We have experienced how difficult it is to infiltrate the abstract (but nonetheless thick) layers of bureaucratic and legal powers to be able to perform any changes in the world today, particularly because each one of us helps to weave this web. Nevertheless, as Foucault remarks: "Power is not a matter of sovereign imposition by governments, bureaucracies, or - in Althusser´s words - the ideological aparatus. Rather, it consists of the micro-politics of localized struggles and specific power-relations, at a level where subjects are themselves the meeting point of numerous competing discourses, and where resistance may on occasion come about not through the effort of enlightened intellectuals to explain what is wrong with the system, but simply through the various conflicts engendered by the plural, decentered, non-self-identical character of the subject-positions (or discursive strategies) available at any given time.”5
The purpose of the symposium “Fairy-Tales” is to investigate the role of this particular of narrative in relation to the major social, political and ideological changes that have occurred since World War II. As Jack Zipes asks: “Is there anything of substance in the Fairy-Tales experimentation that sets a foundation for essential cultural transformation?”6
In our experimentation, we intend to investigate non-conventional forms of narrative, not only creating non-linear and decentralized structures, but juxtaposing the collective myths of media-culture with the individual tale, connecting the real and the wondrous. Michael Butor states that the images conveyed by the ideal and serious fairy tale are “A world inverted, an exemplary world, fairyland is a criticism of ossified reality. It does not remain side by side with the latter; it reacts upon it: it suggests that we transform it, that we reinstate is out of place.7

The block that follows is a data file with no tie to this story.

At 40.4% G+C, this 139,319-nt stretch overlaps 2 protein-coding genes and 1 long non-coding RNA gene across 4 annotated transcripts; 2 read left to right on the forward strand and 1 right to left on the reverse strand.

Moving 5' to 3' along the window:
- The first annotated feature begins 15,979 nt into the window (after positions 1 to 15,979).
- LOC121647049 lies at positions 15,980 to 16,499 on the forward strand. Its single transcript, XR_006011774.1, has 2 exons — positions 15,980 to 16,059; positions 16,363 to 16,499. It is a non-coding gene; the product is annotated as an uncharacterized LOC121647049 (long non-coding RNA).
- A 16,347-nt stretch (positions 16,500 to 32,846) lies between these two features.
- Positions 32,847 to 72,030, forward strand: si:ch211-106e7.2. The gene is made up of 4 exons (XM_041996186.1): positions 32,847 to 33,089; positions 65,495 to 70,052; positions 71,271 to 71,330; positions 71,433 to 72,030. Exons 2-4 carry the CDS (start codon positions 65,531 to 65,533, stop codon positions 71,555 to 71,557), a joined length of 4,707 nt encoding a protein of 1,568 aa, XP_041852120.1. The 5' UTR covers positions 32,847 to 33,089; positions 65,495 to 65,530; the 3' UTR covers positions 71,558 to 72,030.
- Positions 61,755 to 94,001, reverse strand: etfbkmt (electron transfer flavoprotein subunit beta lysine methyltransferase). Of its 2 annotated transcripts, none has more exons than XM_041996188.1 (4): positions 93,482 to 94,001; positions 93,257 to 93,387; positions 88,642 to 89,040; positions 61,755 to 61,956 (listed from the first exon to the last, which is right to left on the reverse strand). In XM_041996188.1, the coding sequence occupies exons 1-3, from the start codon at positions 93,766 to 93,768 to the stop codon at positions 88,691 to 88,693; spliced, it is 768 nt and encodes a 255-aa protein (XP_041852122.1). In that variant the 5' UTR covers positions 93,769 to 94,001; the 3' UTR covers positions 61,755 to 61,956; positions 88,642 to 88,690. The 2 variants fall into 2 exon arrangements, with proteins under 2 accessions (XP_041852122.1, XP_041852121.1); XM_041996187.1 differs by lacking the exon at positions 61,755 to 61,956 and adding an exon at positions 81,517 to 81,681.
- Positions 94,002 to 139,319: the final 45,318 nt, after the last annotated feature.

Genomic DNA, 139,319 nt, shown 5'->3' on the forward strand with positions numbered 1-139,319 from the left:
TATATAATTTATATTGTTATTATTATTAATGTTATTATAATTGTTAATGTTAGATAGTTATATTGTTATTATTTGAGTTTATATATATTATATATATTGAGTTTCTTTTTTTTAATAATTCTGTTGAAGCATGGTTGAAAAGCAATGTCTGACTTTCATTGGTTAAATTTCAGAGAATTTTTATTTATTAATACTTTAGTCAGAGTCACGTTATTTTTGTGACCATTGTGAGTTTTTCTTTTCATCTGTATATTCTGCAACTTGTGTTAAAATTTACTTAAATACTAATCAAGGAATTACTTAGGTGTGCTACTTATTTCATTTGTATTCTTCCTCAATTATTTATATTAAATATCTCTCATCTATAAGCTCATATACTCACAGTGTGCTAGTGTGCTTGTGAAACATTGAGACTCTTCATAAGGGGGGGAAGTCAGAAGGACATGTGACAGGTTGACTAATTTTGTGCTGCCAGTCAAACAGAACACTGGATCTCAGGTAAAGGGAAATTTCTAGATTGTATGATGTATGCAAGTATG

Perhaps the larger quest lies on posing more freeing questions, rather than arriving at the customary ready-made answers. I will end this initial commentary with an invitation to all of you to join our forum and contribute to the dialogue.
1.Jacques Barchilonm Le conte merveilleux français de 1690 à 1790 (Paris: Champion, 1975) and Raymonde Robert. Le conte de fées littéraire en France de la fin de XVSIIe è fin da XVIIIe siècle (Nancy: Presses Universiraires de Nancy, 1981).
2.See Hubert Gillot, La Querelle des Anciens et des Modernes (Geneva: Slatkine, 1968, reprint of 1914 edition) and „Introduction“ to Charles Perrault, Memoirs of My Life, ed. And trs. Jeanne Morgan Zarucchi Colombia: Univ. Of Missouri Oress, 1989), l-25.
3.The Bonds of Love: Psychoanalysis, Feminism and the Problem of Domination (New York: Pantheon, 1988), l-36 and 168.
4.Die Zaubergärten der Phantasie: Zur Theorie and Geschite des Kunstmärchens (heidelberg: Carl Winter Universitätsverlag, 1978), 272-73
5.See especial Michel Foucault. Power/Knoledge: selected interviews and other writtings (Brighton: Harvester, 1980).
6.Cf. jack Zipe sed., Donít Bet on the Prince: Contemporary Fairy Tales in North American and Canada (New York: Methuen, 1986).
7.“On Fairy Tales“. In European Literary Theory and Practice, ed. Vernon W. Gras (New York: Delta, 1973), 352.